With Scream 4 casting a bloody glow on the horizon, everyone is thinking back on past “fourquels.” (Okay, maybe not everyone.) And contrary to what you might think, they’re not all crap, like Crocodile Dundee in Los Angeles. Sometimes the fourth movie in a franchise is not only good but one of the better movies in the series. As the ten movies below prove, you may need to rethink which time is the charm.
10. Jaws: The Revenge
Ever wonder what would happen if a woman (Lorraine Gary) went all Ripley on a particularly nasty shark? Then Jaws: The Revenge is your movie. The follow-up to Jaws 3-D, the fourth and last movie to date is driven by Ellen Brody (Gary), the widow of Roy Scheider’s Police Chief Brody. She loses one of her sons to yet another damned shark and then finds another son pursued by a great white that will venture way outside its natural habitat. Sharks are no match for wounded mothers, of course, making Jaws: The Revenge slightly silly but definitely entertaining.
9. Halloween 4: The Return of Michael Myers
Michael Myers returns to menace his little niece in what particularly rabid Halloween fans like to insist is actually the second sequel to the original, not the third (because that’s how much they hate Halloween III: Season of the Witch). Halloween 4 announces right in the title that there will be no more tomfoolery about cursed Halloween masks, just Michael Myers doing what he does best. And who doesn’t love that?
8. The Concorde…Airport ’79
Not a great movie by conventional standards, but watching pilot Joe Patroni (George Kennedy) — a veteran of all three previous Airport movies, though with different jobs in each — steer a supersonic plane clear of heat-seeking missiles and a fighter jet while spewing sexist remarks like “They don’t call it the cockpit for nothing” is pretty fun. Also watch for an all-star cast of seventies characters including TV phenom Jimmie “Dy-na-mite” Walker and busty TV personality Charo. That adds up to two solid hours of entertaining trash that plays better now that the last Concordes have been grounded for almost a decade.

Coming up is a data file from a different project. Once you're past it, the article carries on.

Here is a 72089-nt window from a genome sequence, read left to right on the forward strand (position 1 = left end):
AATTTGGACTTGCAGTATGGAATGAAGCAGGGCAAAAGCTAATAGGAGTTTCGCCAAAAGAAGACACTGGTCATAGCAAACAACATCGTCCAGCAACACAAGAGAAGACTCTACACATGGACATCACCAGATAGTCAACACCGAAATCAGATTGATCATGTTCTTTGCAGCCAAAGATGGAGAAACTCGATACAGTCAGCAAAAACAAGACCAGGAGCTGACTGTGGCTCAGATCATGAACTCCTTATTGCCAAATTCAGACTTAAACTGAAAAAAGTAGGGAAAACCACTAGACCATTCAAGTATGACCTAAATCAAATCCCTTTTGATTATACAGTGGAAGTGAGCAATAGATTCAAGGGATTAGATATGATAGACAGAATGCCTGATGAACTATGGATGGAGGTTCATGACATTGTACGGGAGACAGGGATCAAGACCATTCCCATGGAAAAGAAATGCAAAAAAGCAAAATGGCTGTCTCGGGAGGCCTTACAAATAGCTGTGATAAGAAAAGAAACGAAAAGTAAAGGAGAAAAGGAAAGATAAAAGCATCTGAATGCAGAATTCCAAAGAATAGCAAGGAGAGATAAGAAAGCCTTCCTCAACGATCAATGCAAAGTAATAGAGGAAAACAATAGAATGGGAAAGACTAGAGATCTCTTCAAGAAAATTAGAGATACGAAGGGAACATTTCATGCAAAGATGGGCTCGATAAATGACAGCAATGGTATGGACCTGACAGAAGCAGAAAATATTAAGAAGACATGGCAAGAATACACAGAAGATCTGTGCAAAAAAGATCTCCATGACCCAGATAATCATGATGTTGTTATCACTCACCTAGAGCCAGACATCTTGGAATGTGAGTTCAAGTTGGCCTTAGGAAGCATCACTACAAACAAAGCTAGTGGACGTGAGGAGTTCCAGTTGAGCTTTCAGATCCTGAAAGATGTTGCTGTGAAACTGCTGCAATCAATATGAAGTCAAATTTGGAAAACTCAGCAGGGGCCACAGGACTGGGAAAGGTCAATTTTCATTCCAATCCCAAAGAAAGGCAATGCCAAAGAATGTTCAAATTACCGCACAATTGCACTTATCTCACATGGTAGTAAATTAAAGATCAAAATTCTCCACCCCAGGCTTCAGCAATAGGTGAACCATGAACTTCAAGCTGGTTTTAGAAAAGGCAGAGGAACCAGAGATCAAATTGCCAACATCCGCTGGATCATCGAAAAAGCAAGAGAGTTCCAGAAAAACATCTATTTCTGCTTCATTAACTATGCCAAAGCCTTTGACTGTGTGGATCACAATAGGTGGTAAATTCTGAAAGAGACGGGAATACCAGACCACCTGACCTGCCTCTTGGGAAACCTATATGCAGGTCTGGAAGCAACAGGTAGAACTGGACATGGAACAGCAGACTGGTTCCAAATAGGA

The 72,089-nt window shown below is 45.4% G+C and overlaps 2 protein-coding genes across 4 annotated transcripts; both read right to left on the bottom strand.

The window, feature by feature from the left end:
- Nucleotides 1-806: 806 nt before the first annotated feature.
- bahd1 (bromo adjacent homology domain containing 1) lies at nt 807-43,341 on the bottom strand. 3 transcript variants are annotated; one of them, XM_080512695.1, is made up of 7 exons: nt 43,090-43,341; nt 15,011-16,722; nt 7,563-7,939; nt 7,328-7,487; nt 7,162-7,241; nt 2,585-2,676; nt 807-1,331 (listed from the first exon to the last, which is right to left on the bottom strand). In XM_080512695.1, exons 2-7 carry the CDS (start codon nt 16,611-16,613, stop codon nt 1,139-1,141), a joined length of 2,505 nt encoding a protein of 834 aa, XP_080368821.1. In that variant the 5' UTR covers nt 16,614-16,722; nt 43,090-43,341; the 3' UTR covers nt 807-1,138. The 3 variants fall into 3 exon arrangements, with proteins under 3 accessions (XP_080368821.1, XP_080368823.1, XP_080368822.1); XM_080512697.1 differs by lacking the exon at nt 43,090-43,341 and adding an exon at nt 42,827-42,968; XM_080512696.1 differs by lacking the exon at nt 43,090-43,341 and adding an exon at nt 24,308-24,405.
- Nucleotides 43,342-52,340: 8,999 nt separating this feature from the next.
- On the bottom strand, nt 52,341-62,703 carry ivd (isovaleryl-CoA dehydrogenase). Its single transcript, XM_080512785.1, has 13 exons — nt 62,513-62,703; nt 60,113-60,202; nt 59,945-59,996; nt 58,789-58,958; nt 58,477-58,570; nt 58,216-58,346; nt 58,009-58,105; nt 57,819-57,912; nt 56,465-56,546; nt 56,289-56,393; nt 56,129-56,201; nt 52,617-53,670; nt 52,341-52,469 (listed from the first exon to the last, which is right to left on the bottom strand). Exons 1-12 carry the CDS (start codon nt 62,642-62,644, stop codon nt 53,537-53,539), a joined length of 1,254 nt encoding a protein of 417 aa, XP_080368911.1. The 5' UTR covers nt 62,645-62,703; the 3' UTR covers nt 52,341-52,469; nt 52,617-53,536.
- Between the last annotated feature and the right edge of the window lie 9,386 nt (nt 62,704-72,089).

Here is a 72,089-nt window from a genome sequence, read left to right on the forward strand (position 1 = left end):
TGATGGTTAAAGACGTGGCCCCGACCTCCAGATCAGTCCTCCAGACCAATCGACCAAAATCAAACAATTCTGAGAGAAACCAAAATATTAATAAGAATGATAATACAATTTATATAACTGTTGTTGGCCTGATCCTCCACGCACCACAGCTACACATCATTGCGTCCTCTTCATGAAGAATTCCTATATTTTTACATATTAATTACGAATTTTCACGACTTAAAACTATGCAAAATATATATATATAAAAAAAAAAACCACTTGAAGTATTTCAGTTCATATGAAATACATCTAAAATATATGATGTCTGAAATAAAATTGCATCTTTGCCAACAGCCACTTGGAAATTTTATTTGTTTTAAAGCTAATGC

7. Death Wish 4: The Crackdown
The title’s great pun (the movie is about the crack epidemic) is just the beginning: the fourth entry in the Death Wish franchise is notable for other reasons as well, including its unique premise, in which Bronson goes pro as a vigilante when an anti-drug crusader agrees to fund his mission to kill off American’s drug trade, literally. And as if its cool conceit weren’t enough, Bronson introduces a rocket launcher into his arsenal.
6. Alien: Resurrection
After the spectacular Aliens (1986), widely considered one of the rare sequels that actually one-ups the original, the franchise faltered with Alien 3, a troubled production doomed by extensive studio interference. The fourth movie got a screenplay by sci-fi hero Joss Whedon (then best known as the writer of Toy Story) and shines a well-deserved spotlight on Sigourney Weaver’s older, more cynical, thoroughly pissed-off Ripley. From her muscular sensuality and perverse sympathy for the once-hated xenomorphs to her utter contempt for most of the human race, Alien: Resurrection‘s Ripley is utterly believable: being nice and conciliatory blew up in her face, and she doesn’t make the same mistake twice.